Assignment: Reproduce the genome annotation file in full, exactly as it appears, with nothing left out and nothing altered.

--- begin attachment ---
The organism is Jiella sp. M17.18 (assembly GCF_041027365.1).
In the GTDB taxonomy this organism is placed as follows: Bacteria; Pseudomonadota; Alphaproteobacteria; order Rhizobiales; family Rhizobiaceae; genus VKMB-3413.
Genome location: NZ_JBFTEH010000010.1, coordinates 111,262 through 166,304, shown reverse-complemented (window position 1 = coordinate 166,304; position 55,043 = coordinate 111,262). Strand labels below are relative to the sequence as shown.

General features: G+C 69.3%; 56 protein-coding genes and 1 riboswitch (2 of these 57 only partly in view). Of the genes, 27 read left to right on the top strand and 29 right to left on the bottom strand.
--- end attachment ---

The organism is Jiella sp. M17.18 (assembly GCF_041027365.1).
In the GTDB taxonomy this organism is placed as follows: Bacteria; Pseudomonadota; Alphaproteobacteria; order Rhizobiales; family Rhizobiaceae; genus VKMB-3413.
Genome location: NZ_JBFTEH010000010.1, coordinates 111,262 through 166,304, shown reverse-complemented (window position 1 = coordinate 166,304; position 55,043 = coordinate 111,262). Strand labels below are relative to the sequence as shown.

General features: G+C 69.3%; 56 protein-coding genes and 1 riboswitch (2 of these 57 only partly in view). Of the genes, 27 read left to right on the top strand and 29 right to left on the bottom strand.